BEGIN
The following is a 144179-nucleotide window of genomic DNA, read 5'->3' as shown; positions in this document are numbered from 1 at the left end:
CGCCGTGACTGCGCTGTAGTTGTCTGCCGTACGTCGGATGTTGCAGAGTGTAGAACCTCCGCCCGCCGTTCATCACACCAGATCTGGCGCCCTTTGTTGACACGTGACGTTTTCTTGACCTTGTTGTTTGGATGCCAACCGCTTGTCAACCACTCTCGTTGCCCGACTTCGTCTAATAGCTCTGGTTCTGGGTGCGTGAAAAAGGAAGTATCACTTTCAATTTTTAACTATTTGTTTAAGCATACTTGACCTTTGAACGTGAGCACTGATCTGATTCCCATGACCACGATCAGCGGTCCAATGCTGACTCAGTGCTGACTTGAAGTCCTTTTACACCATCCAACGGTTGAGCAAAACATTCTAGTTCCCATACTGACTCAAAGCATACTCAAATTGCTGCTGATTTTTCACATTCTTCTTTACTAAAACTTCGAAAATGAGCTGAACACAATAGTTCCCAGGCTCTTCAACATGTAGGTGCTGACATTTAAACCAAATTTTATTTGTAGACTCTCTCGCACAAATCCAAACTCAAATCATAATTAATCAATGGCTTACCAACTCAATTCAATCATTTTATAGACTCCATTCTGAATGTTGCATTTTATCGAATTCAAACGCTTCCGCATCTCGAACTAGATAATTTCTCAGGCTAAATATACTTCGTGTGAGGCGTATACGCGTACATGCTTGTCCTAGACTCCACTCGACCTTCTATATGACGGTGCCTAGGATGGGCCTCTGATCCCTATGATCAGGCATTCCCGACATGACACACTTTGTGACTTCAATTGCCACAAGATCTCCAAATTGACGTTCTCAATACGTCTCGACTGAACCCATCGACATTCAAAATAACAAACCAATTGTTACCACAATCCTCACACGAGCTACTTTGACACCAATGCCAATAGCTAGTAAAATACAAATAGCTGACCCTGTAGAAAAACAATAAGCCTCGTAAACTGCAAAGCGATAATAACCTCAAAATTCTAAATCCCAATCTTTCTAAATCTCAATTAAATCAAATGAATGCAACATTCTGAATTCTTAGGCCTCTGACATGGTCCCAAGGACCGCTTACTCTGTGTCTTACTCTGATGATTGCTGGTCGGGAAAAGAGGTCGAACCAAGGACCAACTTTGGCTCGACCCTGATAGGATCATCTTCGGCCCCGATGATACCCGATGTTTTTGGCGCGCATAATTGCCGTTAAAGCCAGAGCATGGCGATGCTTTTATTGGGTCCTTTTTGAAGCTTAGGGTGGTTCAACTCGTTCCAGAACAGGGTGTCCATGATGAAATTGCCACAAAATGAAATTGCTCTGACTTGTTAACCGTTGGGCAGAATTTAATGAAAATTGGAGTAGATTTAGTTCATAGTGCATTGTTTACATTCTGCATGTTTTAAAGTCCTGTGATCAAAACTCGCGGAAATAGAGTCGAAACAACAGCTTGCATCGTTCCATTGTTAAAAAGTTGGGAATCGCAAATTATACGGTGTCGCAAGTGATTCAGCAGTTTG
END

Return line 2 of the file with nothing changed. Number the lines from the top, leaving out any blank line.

CGCCGTGACTGCGCTGTAGTTGTCTGCCGTACGTCGGATGTTGCAGAGTGTAGAACCTCCGCCCGCCGTTCATCACACCAGATCTGGCGCCCTTTGTTGACACGTGACGTTTTCTTGACCTTGTTGTTTGGATGCCAACCGCTTGTCAACCACTCTCGTTGCCCGACTTCGTCTAATAGCTCTGGTTCTGGGTGCGTGAAAAAGGAAGTATCACTTTCAATTTTTAACTATTTGTTTAAGCATACTTGACCTTTGAACGTGAGCACTGATCTGATTCCCATGACCACGATCAGCGGTCCAATGCTGACTCAGTGCTGACTTGAAGTCCTTTTACACCATCCAACGGTTGAGCAAAACATTCTAGTTCCCATACTGACTCAAAGCATACTCAAATTGCTGCTGATTTTTCACATTCTTCTTTACTAAAACTTCGAAAATGAGCTGAACACAATAGTTCCCAGGCTCTTCAACATGTAGGTGCTGACATTTAAACCAAATTTTATTTGTAGACTCTCTCGCACAAATCCAAACTCAAATCATAATTAATCAATGGCTTACCAACTCAATTCAATCATTTTATAGACTCCATTCTGAATGTTGCATTTTATCGAATTCAAACGCTTCCGCATCTCGAACTAGATAATTTCTCAGGCTAAATATACTTCGTGTGAGGCGTATACGCGTACATGCTTGTCCTAGACTCCACTCGACCTTCTATATGACGGTGCCTAGGATGGGCCTCTGATCCCTATGATCAGGCATTCCCGACATGACACACTTTGTGACTTCAATTGCCACAAGATCTCCAAATTGACGTTCTCAATACGTCTCGACTGAACCCATCGACATTCAAAATAACAAACCAATTGTTACCACAATCCTCACACGAGCTACTTTGACACCAATGCCAATAGCTAGTAAAATACAAATAGCTGACCCTGTAGAAAAACAATAAGCCTCGTAAACTGCAAAGCGATAATAACCTCAAAATTCTAAATCCCAATCTTTCTAAATCTCAATTAAATCAAATGAATGCAACATTCTGAATTCTTAGGCCTCTGACATGGTCCCAAGGACCGCTTACTCTGTGTCTTACTCTGATGATTGCTGGTCGGGAAAAGAGGTCGAACCAAGGACCAACTTTGGCTCGACCCTGATAGGATCATCTTCGGCCCCGATGATACCCGATGTTTTTGGCGCGCATAATTGCCGTTAAAGCCAGAGCATGGCGATGCTTTTATTGGGTCCTTTTTGAAGCTTAGGGTGGTTCAACTCGTTCCAGAACAGGGTGTCCATGATGAAATTGCCACAAAATGAAATTGCTCTGACTTGTTAACCGTTGGGCAGAATTTAATGAAAATTGGAGTAGATTTAGTTCATAGTGCATTGTTTACATTCTGCATGTTTTAAAGTCCTGTGATCAAAACTCGCGGAAATAGAGTCGAAACAACAGCTTGCATCGTTCCATTGTTAAAAAGTTGGGAATCGCAAATTATACGGTGTCGCAAGTGATTCAGCAGTTTG